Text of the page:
|Guidance that provides practical advice on how to communicate quality, uncertainty and change for different types of statistics and for a range of audiences.||Communicating quality, uncertainty and change||GSS|
|Guidance for government analysts on when and how to use quota sampling. The target audience is government analysts involved with quota surveys – whether commissioning research, designing and running surveys, or interpreting the results to inform policy colleagues.||Quota sampling guidance||GSS|
|This Government Statistical Service (GSS) guidance sets out when to use the experimental statistics label, when to introduce experimental statistics, and removal of the experimental statistics label.||Guidance on Experimental Statistics||GSS|
|This guide sets out the Office for Statistics Regulation’s expectations regarding the production and handling of experimental statistics, a subset of official statistics going through development and evaluation, in line with the Code.||Experimental statistics – official statistics in development||OSR|
|Information on a range of statistical classifications and standards, including the UK Standard Industrial Classification of Economic Activities, the Standard occupational classification, Economic statistics classifications, and other national and international classifications.||Statistical classifications||ONS|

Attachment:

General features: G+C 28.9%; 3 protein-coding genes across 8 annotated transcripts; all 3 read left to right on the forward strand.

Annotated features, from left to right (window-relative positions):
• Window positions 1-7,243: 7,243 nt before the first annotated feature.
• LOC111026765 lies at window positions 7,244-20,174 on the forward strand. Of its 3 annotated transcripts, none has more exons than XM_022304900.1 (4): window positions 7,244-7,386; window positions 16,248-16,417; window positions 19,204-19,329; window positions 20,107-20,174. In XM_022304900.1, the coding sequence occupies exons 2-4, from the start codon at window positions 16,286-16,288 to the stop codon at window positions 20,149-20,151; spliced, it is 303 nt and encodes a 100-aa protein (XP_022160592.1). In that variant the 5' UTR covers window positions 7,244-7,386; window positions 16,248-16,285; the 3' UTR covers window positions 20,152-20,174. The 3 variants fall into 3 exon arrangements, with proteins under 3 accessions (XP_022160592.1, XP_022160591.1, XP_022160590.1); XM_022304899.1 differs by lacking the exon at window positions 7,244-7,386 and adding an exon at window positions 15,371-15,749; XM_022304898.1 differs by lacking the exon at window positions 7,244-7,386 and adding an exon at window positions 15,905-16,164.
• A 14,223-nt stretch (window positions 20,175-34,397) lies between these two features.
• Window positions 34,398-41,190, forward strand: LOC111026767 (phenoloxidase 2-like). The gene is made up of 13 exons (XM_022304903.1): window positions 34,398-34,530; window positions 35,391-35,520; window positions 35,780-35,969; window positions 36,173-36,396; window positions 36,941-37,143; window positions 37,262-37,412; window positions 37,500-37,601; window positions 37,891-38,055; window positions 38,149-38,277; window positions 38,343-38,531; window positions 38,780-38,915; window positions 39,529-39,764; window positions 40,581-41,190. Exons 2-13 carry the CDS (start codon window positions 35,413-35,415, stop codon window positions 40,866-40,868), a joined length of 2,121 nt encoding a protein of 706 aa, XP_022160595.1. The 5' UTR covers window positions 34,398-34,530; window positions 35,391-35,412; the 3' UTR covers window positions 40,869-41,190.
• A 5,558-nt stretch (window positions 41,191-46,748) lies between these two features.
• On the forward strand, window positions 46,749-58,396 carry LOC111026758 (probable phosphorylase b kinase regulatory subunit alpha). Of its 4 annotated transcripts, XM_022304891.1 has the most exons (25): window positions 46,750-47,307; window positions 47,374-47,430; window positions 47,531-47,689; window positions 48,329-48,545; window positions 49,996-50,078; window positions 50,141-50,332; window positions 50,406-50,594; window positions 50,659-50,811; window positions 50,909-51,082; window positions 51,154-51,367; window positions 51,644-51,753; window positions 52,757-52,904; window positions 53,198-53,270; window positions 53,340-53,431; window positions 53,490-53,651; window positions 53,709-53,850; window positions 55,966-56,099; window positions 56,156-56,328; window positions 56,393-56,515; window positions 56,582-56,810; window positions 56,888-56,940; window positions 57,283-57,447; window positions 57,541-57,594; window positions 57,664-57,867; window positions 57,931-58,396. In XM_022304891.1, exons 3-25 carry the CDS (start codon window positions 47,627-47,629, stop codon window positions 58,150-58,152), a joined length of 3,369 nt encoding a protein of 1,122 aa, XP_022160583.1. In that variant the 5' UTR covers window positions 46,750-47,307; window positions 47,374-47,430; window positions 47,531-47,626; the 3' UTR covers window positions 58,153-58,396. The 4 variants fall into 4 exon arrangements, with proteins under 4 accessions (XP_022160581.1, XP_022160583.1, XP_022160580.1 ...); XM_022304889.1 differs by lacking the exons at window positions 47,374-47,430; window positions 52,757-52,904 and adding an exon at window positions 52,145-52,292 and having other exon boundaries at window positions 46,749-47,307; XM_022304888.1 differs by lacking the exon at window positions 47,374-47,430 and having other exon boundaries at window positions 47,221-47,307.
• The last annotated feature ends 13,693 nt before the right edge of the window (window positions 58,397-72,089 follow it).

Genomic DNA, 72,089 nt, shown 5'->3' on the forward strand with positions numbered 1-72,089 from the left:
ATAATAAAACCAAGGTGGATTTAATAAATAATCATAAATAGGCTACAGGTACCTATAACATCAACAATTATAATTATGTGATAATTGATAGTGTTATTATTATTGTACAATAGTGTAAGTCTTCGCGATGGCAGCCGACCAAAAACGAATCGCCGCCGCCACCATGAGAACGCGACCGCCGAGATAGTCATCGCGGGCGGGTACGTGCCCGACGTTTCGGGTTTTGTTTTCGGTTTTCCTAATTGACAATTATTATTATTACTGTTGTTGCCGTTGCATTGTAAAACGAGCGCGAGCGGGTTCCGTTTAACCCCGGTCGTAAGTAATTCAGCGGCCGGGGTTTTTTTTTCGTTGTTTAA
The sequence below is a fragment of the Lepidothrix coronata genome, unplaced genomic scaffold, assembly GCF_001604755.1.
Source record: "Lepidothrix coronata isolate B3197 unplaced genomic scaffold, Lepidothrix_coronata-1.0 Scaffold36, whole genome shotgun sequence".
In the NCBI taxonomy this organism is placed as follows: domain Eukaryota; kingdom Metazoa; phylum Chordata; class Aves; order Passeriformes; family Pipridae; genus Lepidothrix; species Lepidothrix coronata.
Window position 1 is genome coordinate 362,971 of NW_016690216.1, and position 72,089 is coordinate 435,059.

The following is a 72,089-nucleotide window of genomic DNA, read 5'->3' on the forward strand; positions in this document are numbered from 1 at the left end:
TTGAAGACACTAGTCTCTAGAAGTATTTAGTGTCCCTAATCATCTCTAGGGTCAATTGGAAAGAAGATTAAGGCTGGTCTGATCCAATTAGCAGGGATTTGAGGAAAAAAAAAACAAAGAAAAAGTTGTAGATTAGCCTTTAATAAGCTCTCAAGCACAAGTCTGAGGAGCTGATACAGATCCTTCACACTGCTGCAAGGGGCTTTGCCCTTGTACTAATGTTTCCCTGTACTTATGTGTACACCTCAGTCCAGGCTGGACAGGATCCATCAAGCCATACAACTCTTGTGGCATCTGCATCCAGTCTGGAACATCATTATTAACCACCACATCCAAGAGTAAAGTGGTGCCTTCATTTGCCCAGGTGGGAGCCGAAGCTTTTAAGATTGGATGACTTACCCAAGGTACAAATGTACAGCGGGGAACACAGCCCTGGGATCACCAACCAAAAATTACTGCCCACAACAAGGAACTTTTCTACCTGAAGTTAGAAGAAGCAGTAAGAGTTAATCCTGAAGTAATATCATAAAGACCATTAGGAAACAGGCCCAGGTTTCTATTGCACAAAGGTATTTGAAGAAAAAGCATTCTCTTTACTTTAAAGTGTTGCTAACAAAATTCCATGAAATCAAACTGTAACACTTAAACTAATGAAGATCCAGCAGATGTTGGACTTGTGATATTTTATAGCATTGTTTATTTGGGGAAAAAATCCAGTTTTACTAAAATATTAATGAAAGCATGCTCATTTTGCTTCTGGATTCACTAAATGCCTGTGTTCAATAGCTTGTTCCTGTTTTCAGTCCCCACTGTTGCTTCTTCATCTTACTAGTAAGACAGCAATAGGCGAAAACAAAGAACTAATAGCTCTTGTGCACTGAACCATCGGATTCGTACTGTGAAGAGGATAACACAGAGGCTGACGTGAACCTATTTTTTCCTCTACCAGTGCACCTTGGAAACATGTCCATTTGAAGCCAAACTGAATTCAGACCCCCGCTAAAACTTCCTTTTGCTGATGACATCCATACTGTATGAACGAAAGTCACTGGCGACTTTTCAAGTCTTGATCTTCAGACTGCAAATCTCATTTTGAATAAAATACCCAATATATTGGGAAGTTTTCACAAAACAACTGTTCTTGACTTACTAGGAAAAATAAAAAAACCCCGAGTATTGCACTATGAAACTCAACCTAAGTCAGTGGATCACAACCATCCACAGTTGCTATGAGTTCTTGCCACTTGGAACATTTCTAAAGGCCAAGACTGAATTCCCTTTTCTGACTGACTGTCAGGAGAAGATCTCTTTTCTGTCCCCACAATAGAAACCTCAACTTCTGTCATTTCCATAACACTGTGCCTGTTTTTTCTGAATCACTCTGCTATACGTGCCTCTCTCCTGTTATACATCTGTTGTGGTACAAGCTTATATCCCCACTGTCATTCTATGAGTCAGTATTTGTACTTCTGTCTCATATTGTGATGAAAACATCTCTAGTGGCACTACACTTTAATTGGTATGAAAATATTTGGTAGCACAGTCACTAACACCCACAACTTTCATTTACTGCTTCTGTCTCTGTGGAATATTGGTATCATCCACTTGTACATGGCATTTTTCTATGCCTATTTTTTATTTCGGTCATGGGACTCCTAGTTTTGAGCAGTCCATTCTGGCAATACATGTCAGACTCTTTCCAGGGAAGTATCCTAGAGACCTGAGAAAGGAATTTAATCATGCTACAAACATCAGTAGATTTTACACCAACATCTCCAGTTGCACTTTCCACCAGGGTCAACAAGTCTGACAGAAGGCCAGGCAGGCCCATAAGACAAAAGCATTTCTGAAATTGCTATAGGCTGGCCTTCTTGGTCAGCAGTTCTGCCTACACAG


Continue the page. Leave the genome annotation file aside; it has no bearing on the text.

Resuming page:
|Guidance on collecting and classifying data on ethnic group, national identity, religion, and sexual identity, and an overview of the Office for National Statistics' (ONS) work on gender identity.||Guidance on measuring equality||ONS|
|The European Statistics Code of Practice, adopted by the European Statistical System (ESS), aims to ensure that statistics produced within the ESS are not only relevant, timely and accurate but also comply with principles of professional independence, impartiality and objectivity. The Code of Practice for Statistics is aligned with the ESS Code of Practice.||European Statistics Code of Practice (2011 edition)||Eurostat|
|Information on all main international statistical methods and classifications used by the United Nations (UN).||UN international classifications||UN|
|A UN list of agreed international statistical principles and good practice tips that will enhance the functioning of the international statistical system. The Code of Practice for Statistics is aligned with these principles.||UN principles governing international statistical activities||UN|
|The United Nations Economic Commission for Europe’s (UNECE) Fundamental Principles of Official Statistics sets out the standards of official statistics that have been adopted at all levels of the UN. It recognises that reliable and objective information is crucial for decision making.||UN Fundamental Principles of Official Statistics||UNECE|